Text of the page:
Cayetano slams Inquirer.net column questioning his citizenship
“Let me state categorically. I am not an American citizen. I never chose to be an American citizen. I am a Filipino and this is my only nationality.”
And so declared Sen. Alan Peter Cayetano on Thursday as he slammed as “hatchet job, defamation and fake news” an Inquirer.net column that asked whether he was a Philippine citizen.
Cayetano protested that the Inquirer had not even got his side before putting out the opinion piece.
The article Cayetano referred to is actually a column written by US-based Rodel Rodis (Is Sen. Alan Peter Cayetano a PH citizen? ). Another Inquirer columnist, Oscar Franklin Tan, has also written his opinion on the matter (Yasay and Cayetano citizenship different). In his column, Tan said the law cited by Rodis did not exist.
Saying he was born to “wonderful parents,” Cayetano said his father was the late Sen. Renato Cayetano, and his mother is an American.
By the laws of both the Philippines and the United States, Cayetano said he was “both a Filipino and American when I was born.”
He said when he decided to run for councilor in Taguig City, he told his father his plan to renounce his US citizenship and it took some prodding until eventually his father relented.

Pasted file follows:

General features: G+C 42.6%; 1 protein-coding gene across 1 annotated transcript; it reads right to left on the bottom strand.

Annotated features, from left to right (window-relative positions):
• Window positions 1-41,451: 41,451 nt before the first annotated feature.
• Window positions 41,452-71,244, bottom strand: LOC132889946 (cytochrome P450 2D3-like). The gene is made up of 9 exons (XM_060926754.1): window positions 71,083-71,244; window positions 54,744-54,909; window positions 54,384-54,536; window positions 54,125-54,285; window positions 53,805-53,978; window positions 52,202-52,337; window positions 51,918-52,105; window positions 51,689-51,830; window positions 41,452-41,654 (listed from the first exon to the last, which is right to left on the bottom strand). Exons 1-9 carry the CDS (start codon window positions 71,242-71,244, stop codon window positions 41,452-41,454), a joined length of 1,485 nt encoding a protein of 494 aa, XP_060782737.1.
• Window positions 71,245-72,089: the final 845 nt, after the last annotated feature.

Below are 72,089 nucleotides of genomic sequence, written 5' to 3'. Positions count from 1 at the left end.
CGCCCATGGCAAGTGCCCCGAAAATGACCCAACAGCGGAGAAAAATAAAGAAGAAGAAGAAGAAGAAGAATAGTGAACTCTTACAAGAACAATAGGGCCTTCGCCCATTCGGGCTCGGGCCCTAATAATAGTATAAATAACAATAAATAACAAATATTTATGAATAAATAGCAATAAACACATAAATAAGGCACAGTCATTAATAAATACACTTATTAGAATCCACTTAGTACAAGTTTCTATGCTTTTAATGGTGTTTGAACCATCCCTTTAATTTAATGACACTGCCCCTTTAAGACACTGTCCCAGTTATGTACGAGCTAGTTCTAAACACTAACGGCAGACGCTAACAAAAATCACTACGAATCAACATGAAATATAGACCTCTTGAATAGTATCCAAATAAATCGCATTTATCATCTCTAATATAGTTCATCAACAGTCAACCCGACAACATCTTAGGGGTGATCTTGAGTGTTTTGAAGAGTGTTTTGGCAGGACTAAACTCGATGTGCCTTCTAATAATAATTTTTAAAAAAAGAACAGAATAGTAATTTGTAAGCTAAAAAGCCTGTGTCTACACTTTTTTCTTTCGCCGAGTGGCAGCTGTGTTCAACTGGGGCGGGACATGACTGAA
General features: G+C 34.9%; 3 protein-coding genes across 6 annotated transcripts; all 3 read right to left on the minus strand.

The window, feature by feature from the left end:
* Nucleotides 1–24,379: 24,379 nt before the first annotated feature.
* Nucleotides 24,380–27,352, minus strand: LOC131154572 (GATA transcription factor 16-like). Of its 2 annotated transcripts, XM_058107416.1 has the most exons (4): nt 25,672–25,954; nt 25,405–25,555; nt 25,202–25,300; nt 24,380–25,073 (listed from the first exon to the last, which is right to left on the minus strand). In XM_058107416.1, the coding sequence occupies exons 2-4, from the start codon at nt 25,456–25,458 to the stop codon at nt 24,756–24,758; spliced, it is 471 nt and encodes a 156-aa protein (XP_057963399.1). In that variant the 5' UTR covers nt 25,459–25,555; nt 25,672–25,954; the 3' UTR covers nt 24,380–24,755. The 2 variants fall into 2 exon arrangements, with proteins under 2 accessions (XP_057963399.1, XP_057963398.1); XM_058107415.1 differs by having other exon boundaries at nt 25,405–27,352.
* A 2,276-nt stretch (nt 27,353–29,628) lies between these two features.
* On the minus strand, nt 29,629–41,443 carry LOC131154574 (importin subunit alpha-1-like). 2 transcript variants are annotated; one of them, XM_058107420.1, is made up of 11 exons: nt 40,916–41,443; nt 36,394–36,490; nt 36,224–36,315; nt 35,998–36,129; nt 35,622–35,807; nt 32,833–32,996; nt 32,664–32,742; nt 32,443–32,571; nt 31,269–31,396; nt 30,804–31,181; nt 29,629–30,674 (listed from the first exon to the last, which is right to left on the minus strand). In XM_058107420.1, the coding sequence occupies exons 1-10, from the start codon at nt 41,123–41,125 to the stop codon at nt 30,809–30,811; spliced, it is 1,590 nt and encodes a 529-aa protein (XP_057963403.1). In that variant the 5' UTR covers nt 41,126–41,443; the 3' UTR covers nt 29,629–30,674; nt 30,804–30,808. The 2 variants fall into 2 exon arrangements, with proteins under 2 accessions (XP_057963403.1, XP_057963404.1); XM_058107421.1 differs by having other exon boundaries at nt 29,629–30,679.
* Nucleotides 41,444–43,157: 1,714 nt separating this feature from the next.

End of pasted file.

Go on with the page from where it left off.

Cayetano said his father finally agreed because the latter “saw my passion for public service and he saw that I wanted to have no other allegiance.”
“Dual citizenship is not prohibited but dual allegiance is,” he said.
He recalled that after that time there was no legal necessity to choose one’s citizenship.
He also said the article was “malicious” because it had stated that it was unclear what happened to the complaint filed against him by Pateros Mayor Jose Capco Jr. over questions of his citizenship.
Had the author checked, Cayetano said it was clear that he won that case filed against him before the Commission on Elections.
“The Comelec said consistent with the Philippine Constitution, consistent with jurisprudence, Alan was born with two citizenships,” he said, adding he showed he had a US visa in his passport to show he was not an American citizen.
Cayetano also said the article was comparing his case to Perfecto Yasay Jr., when he stressed they have a different case.
Yasay was appointed as foreign secretary by President Duterte but his appointment was rejected by the Commission on Appointments because he had lied he was a US citizen.
“My question to Inquirer and to the one who wrote the report. At what price did you sell one sided news and malicious views?” Cayetano said.
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